On 22nd November, the United Nations launched the International Year of Family Farming for 2014. Since 1993, the Via Campesina has been the only international organisation to daily defend small-scale family and peasant agriculture throughout the world; it does so with 160 organisations in 79 countries and over 200 million peasant farmer members, both men and women. In Europe, the European Coordiantion Via Campesina, – members of the LVC – are present in 18 European countreis, and federates peasants’ organisations and agricultural workers under the banner of food sovereignty and peasant agriculture, the very essence of family agriculture.
A few days before the conference organised by the European Commission is held on 29th November, it is essential to remember a few facts.
Small- and medium-sized peasant farms are the economic and social backbone of European agriculture, which is the most power in the world, with an average farm size of 14 ha, and over 69% of which under 5 ha, and just 2.7% over 100 ha.
Based on capacity and labour intensiveness – and not capital – these farms are adapted to the infinite nature of diversity of natural, social and economic conditions. These productive structures guarantee the security and diversity of food for European citizens, and are a real model of social, economoc and ecological sustainability. This agriculture aims to support life, and not speculation.
And yet year after year, policy-making is driving these farms out of existence in a pseudo-modern approach that is ill-adapted to the issues facing us in the 21st century and the global crisis that European people are confronting.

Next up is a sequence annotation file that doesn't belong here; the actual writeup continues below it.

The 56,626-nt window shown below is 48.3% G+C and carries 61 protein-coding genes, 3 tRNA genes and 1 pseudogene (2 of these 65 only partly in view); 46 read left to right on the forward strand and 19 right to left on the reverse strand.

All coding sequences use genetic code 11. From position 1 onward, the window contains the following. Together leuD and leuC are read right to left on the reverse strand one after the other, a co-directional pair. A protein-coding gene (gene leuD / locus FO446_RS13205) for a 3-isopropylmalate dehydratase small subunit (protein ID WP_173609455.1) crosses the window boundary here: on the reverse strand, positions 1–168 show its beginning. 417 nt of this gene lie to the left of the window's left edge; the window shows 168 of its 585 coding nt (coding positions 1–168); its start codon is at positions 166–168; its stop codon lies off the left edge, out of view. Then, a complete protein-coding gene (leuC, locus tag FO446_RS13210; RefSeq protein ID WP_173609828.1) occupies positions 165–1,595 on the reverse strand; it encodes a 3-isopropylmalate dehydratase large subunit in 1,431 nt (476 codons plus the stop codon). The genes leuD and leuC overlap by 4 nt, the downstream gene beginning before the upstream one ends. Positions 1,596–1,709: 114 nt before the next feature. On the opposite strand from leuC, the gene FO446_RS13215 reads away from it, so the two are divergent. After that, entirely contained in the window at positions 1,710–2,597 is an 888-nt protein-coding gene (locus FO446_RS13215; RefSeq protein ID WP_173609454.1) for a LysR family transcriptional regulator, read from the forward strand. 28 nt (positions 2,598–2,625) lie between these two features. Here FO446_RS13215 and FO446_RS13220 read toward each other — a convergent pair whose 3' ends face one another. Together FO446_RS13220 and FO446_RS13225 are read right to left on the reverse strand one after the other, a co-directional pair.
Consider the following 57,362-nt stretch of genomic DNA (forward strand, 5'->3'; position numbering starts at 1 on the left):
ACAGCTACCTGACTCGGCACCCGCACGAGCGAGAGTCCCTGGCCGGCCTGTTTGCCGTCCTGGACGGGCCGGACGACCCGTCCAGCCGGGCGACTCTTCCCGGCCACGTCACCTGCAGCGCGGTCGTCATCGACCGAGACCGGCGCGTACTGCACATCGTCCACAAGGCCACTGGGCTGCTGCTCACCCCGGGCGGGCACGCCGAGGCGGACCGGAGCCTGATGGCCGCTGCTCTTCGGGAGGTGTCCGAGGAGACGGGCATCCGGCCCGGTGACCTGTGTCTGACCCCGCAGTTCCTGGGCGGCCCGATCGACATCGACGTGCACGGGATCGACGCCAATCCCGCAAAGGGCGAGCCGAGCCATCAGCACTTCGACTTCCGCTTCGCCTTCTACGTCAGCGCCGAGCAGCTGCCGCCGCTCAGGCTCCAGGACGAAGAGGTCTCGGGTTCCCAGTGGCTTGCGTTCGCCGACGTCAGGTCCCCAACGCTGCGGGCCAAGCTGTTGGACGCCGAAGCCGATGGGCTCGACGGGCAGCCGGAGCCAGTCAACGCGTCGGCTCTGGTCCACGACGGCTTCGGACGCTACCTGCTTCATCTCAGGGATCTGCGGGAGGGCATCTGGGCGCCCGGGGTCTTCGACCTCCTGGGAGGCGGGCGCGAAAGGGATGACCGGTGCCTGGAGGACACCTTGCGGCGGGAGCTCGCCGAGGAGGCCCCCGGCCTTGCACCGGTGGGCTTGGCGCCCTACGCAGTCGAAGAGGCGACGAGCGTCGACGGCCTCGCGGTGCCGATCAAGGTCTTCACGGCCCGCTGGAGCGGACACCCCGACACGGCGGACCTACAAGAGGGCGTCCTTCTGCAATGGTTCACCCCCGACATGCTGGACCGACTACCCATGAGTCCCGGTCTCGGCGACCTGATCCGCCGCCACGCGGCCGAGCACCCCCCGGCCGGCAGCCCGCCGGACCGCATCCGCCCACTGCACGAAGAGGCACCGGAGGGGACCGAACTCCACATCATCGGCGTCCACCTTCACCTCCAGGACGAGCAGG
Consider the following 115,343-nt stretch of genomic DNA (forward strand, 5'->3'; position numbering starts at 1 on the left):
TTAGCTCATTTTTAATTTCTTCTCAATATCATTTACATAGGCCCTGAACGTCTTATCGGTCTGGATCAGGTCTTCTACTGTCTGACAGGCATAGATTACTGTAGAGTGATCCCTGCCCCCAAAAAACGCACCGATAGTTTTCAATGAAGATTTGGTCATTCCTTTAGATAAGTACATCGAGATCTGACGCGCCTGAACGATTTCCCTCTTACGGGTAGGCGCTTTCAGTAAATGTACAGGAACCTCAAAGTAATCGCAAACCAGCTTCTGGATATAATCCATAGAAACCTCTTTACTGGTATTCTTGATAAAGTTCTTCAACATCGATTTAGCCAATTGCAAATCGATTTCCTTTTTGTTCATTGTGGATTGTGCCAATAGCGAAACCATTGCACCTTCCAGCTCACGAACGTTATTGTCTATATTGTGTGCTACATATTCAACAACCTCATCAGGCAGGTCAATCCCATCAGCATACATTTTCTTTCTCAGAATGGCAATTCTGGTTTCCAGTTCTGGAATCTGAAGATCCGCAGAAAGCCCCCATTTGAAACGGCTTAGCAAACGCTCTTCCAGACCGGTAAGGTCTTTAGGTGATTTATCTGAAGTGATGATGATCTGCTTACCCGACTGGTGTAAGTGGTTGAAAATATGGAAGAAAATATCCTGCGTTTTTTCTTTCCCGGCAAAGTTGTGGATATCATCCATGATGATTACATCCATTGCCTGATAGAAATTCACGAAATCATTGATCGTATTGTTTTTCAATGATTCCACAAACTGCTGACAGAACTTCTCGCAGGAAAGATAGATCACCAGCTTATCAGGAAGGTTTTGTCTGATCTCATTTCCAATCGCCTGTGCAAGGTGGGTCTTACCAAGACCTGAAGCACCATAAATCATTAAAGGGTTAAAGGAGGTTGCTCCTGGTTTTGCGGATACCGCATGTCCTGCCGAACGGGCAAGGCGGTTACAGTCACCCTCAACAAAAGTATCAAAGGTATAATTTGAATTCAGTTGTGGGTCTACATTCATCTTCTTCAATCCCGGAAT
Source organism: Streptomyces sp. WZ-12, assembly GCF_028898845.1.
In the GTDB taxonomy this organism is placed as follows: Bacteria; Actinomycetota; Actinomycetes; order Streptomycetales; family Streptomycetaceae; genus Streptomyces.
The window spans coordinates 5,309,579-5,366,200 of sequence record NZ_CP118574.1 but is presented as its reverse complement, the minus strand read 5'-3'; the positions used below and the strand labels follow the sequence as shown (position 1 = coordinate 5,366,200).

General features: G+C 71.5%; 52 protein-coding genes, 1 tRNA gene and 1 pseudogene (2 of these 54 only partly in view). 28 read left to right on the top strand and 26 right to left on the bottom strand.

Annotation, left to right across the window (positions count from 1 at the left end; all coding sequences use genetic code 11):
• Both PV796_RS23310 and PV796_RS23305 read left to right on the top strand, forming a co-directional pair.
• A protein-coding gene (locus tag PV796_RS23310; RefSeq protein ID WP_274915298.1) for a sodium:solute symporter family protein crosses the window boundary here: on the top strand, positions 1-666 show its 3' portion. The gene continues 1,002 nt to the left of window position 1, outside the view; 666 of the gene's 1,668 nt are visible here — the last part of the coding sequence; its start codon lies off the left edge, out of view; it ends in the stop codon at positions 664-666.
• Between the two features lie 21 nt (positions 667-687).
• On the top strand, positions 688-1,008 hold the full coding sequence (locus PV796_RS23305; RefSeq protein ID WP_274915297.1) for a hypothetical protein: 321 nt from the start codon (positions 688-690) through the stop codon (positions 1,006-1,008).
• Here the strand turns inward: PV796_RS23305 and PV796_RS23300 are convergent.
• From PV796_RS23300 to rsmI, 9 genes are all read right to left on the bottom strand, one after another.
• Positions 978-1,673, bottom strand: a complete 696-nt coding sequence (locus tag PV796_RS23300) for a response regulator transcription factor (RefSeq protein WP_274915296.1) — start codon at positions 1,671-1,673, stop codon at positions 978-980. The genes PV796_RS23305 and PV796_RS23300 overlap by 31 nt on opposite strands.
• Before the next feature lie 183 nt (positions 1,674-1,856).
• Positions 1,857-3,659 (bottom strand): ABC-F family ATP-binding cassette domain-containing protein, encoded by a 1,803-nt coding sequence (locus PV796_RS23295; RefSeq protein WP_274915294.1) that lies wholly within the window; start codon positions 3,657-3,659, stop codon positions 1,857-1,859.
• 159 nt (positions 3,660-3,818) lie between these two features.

We need to encourage relocalisation of agricultural products and introduce policies based on the principes of food sovereignty to support, maintain and increase economic and social sustainablity of the peasant agriculture model, and we need to do it now.
We need to support new farmers who are setting up with young people, as well as those from other economic sectors in crisis, who are turning to agriculture as their future.
The idea of family farming needs to grow and follow the evolution of Europe, far from patriarchy and discrimination.
Land policy needs to change in line with the directives validated by States in the Committee on World Food Security of the United Nations Food and Agriculture Organisation (FAO).
Regulation on hygiene need to be adapted to the reality of family farming and processing activities.
Legislation governing seed should support farmers control of this fundamental aspecct of all agricultural production, and not just favour the industry of seed merchants.
More suitable adapted funding for small-scale farms is needed rather than the current rural development programmes.
More appropriate new distribution circuits are needed for slall-scale family and peasant agriculture, and their creation needs to be facilitated.
Markets need to be regulated to guarantee accpetable, stable prices.
Finally , it is essential to allow collective, solidarity-based organisation of small-scale family and peasant agriculture.
ECVC calls upon the international institutions and the European Union in particular to prove themselves coherent and systematic in their definition of agricultural policy. The year of family farming should not just be cover-up communication so people forget the critically important negotiations that are underway with the United States ) – that would destory peasant agriculture – as well as those on seed legislation and the final touches to the future CAP.
These are the radical changes that are needed to recognise and guarantee the future of family farming beyond 2014.
“We need our small farms”
Geneviève Savigny : +33 6 25 55 16 87
Andrea Ferrante : + 39 34 80 18 92 21